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Maia Chiburdanidze vs Vladimir P Malaniuk
"Oh Me Oh Maia" (game of the day Aug-05-2017)
Odessa (1982)
Gruenfeld Defense: Exchange. Modern Exchange Variation (D85)  ·  1-0



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Given 30 times; par: 21 [what's this?]

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Kibitzer's Corner
< Earlier Kibitzing  · PAGE 3 OF 3 ·  Later Kibitzing>
Aug-12-07  realbrob: I got the first 3 moves pretty easily (though not in 5 seconds like <ARK84>), I admit I didn't look further because I didn't have time...
Aug-12-07  LivBlockade: <ravadi:> I think that after 22. ♖xb6 ♖xe2; 23. ♖xe2 axb6; 24. ♕c4 looks strong. For example, if 24...♕d7; 25. ♖e7 or if 24...♗e6; 25. ♘xe6 fxe6; 26. ♖xe6 seems hard to stop.
Aug-12-07  BipolarChessorder: Got the initial xchange sac and the subsequent attack on f7, but not much further - 26.Bb5! is very elegant. The queen can't budge and even 26...Rf8 leads to a forced mate on f7 (27. Bxd7 Rxf4 28. Bxe6+ Rf7 29. Bxf7 mate)
Aug-12-07  Soltari: Wow I solved my first sunday ever, not that I really solved it, but somehow I guessed all moves correctly. I guess I just got lucky :].
Premium Chessgames Member
  fm avari viraf: After a quick glance, I spotted the Black's "Achilles Heel" f7 but how to exploit it? Since the c4 is guarded with the Knight & of course, the Black Bishop is ready to grab the Rook on b1. Therefore, 22.Rxb6 axb6 23.Bc4 here Black has two choices either 23...Be6 or 23...Rxe1+ The former would invite White to play another exchange sac 24.Rxe6 whereas the latter 23...Rxe1+ 24.Qxe1 Bf6 25.Bxf7+ Kh8 26.Bd5 Bd7 27.Qe4 with winning chances.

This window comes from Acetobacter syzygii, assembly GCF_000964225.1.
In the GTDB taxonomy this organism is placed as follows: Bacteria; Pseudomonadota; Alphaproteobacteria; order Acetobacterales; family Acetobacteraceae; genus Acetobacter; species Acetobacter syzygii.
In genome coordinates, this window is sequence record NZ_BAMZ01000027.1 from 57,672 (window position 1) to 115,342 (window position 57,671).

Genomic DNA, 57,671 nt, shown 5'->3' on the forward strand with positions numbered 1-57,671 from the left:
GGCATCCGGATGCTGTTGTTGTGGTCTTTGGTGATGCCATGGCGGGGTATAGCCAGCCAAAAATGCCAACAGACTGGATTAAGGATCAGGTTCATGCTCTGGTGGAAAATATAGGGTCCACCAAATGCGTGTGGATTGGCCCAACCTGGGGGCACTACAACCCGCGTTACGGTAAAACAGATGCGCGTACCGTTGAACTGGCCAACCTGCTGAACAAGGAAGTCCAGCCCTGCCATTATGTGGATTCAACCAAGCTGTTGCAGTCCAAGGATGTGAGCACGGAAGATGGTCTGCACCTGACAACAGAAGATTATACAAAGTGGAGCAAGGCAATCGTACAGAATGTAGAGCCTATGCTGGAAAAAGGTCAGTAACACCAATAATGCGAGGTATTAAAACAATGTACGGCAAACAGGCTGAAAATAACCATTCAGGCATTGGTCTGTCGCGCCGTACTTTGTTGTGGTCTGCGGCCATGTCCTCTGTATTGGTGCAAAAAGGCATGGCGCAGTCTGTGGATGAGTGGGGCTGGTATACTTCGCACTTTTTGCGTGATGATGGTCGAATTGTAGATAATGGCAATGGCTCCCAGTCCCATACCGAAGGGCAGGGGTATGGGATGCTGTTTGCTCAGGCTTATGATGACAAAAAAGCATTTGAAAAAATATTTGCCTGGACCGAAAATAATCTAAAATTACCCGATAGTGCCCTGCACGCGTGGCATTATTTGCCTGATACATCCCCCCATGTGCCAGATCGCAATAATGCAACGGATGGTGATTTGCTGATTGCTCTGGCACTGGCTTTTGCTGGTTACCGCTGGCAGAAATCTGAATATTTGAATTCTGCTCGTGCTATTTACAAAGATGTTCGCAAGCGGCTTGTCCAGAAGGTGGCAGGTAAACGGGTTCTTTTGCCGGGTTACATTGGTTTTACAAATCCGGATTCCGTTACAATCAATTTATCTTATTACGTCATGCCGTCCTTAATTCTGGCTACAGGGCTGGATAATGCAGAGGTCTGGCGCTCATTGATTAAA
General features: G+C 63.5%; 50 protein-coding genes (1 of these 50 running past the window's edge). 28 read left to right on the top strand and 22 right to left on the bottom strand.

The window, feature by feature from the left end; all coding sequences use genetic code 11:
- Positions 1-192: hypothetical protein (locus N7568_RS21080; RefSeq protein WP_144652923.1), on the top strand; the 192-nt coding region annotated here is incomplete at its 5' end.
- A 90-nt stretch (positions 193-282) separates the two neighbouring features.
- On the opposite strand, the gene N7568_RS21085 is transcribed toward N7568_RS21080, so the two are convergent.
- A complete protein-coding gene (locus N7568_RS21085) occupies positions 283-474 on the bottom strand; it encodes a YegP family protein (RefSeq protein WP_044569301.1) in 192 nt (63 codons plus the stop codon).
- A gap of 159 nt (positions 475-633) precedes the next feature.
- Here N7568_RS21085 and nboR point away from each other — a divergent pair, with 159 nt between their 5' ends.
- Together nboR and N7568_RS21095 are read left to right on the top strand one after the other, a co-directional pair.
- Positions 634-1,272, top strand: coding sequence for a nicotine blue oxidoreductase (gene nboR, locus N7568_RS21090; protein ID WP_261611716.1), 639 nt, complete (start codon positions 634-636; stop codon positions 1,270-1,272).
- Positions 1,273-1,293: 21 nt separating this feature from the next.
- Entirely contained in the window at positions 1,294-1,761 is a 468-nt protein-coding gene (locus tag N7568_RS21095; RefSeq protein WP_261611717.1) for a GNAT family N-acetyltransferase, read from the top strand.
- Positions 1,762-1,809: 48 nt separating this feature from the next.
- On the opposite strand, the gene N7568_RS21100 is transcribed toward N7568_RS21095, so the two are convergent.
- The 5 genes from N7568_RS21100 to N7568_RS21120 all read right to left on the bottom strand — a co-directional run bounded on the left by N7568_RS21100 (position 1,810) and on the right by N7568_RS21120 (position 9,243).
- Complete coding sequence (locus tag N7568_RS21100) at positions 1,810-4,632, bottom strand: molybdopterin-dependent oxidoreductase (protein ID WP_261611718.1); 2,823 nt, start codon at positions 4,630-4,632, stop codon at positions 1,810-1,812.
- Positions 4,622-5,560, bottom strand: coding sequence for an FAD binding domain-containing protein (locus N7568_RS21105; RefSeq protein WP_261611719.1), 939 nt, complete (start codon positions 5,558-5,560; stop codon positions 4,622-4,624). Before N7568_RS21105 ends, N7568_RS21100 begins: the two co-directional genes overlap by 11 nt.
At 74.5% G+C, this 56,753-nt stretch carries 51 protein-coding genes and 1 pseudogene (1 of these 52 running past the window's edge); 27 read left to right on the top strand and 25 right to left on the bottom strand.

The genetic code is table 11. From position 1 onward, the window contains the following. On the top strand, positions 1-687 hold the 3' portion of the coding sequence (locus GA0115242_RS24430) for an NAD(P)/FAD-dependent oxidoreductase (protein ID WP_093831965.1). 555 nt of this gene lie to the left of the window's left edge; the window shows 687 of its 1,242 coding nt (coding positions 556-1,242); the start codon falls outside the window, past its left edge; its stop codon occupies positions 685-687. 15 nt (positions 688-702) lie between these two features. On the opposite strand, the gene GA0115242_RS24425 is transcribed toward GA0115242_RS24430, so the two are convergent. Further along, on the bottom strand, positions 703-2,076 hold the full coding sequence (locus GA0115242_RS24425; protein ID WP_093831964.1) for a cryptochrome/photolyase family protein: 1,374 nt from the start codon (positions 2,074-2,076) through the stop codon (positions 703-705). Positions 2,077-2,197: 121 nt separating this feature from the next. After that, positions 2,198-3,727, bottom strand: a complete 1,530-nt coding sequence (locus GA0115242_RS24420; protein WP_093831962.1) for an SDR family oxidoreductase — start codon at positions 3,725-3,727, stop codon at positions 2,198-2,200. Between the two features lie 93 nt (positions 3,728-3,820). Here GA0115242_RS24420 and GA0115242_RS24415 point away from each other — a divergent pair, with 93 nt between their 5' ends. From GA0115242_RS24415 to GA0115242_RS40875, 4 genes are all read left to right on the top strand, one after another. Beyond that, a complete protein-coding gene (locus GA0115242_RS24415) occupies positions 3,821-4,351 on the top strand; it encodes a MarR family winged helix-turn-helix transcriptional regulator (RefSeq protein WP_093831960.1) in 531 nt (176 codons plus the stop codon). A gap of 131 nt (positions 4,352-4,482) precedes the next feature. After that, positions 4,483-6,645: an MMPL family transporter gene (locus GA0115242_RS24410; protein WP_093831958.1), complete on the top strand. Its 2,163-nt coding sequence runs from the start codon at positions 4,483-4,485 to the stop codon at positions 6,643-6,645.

Premium Chessgames Member
  Fusilli: Well... I got the whole thing but I thought Black had 26...e5 in the actual final position of the game. Now I see that White ends up with an extra piece and a winning endgame after 27.Bc4+ Re6 28. Qg4 R8e8 29.Bxe6+ etc. Or 27. Qf3 e4 28.Bc4+ (28.Qf4 Be5) Re6 29.Qb3.

Since I thought Black would save the day with 26...e5, I thought of 25. Bxe6+ Rxe6 26.Qc4 Bg7 (what else?) 27. Nxe6 Bxh6 28. Nd8+ and various continuations that I thought were winning for White. I can show some lines, but now I see there are refutations and White can only hope for perpetual check.

All this said: 1) I would have played moves 22, 23 and 24 in real life since I thought they were winning, 2) Given this, I hope I would have seen that 26...e5 does not work once I got closer to it, 3) therefore, using a logic that it's probably much sounder than <ARK84>'s, I solved it in 3 seconds, since I saw Rxb6 in 3 seconds (2 seconds faster than <ARK84>!), and I would have played it anyway (after all, we all know that's what <ARK84> means, not, of course, that he/she saw the whole thing, including why 23...Rxe1+ does not work and why 26...e5 does not save Black, in 5 seconds. What he/she did was *guess* that Rxb6 was the first move of the solution, which of course does not count as "solving the puzzle.") In my case, the rest of the analysis until I felt confident that I would play Nxb6 in real life took me a half hour.

Did those who solve it see 26...e5 in the final position and why it doesn't work?

BTW, I burned 200 calories working on this! To work on the hard puzzles I set up the position and get on my eliptical work out machine... pedal and pedal until the ideas get to the brain! I recommend it to everyone!